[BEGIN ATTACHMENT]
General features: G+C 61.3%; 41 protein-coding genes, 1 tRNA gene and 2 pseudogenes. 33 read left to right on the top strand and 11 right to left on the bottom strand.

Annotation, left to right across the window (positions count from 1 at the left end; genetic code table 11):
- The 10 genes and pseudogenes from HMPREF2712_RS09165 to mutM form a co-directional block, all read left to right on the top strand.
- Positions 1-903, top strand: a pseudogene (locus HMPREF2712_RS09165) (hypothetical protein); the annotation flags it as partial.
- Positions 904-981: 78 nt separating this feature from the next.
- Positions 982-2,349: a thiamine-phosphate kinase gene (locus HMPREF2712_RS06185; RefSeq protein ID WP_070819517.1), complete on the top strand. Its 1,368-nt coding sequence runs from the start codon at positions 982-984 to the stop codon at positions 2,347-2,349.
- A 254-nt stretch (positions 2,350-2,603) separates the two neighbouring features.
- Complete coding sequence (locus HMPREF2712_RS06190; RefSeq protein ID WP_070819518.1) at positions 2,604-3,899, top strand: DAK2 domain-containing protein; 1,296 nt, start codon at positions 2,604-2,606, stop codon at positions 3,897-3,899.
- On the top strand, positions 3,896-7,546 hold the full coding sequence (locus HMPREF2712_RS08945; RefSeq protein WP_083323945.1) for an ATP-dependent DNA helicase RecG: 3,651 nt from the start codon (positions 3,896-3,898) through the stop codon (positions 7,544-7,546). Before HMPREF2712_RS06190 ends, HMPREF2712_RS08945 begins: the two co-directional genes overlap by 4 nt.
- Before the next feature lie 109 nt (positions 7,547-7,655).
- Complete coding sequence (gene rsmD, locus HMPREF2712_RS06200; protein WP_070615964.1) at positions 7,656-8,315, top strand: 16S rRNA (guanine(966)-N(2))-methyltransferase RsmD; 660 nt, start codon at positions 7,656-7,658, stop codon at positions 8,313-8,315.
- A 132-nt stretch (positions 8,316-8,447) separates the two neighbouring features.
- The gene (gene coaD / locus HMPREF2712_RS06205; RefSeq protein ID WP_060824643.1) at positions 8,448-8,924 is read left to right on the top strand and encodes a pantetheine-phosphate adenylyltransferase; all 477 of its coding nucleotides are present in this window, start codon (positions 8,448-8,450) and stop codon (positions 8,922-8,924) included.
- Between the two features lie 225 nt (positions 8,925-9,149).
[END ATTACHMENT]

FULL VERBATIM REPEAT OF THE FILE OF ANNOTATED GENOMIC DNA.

General features: G+C 61.3%; 41 protein-coding genes, 1 tRNA gene and 2 pseudogenes. 33 read left to right on the top strand and 11 right to left on the bottom strand.

Annotation, left to right across the window (positions count from 1 at the left end; genetic code table 11):
- The 10 genes and pseudogenes from HMPREF2712_RS09165 to mutM form a co-directional block, all read left to right on the top strand.
- Positions 1-903, top strand: a pseudogene (locus HMPREF2712_RS09165) (hypothetical protein); the annotation flags it as partial.
- Positions 904-981: 78 nt separating this feature from the next.
- Positions 982-2,349: a thiamine-phosphate kinase gene (locus HMPREF2712_RS06185; RefSeq protein ID WP_070819517.1), complete on the top strand. Its 1,368-nt coding sequence runs from the start codon at positions 982-984 to the stop codon at positions 2,347-2,349.
- A 254-nt stretch (positions 2,350-2,603) separates the two neighbouring features.
- Complete coding sequence (locus HMPREF2712_RS06190; RefSeq protein ID WP_070819518.1) at positions 2,604-3,899, top strand: DAK2 domain-containing protein; 1,296 nt, start codon at positions 2,604-2,606, stop codon at positions 3,897-3,899.
- On the top strand, positions 3,896-7,546 hold the full coding sequence (locus HMPREF2712_RS08945; RefSeq protein WP_083323945.1) for an ATP-dependent DNA helicase RecG: 3,651 nt from the start codon (positions 3,896-3,898) through the stop codon (positions 7,544-7,546). Before HMPREF2712_RS06190 ends, HMPREF2712_RS08945 begins: the two co-directional genes overlap by 4 nt.
- Before the next feature lie 109 nt (positions 7,547-7,655).
- Complete coding sequence (gene rsmD, locus HMPREF2712_RS06200; protein WP_070615964.1) at positions 7,656-8,315, top strand: 16S rRNA (guanine(966)-N(2))-methyltransferase RsmD; 660 nt, start codon at positions 7,656-7,658, stop codon at positions 8,313-8,315.
- A 132-nt stretch (positions 8,316-8,447) separates the two neighbouring features.
- The gene (gene coaD / locus HMPREF2712_RS06205; RefSeq protein ID WP_060824643.1) at positions 8,448-8,924 is read left to right on the top strand and encodes a pantetheine-phosphate adenylyltransferase; all 477 of its coding nucleotides are present in this window, start codon (positions 8,448-8,450) and stop codon (positions 8,922-8,924) included.
- Between the two features lie 225 nt (positions 8,925-9,149).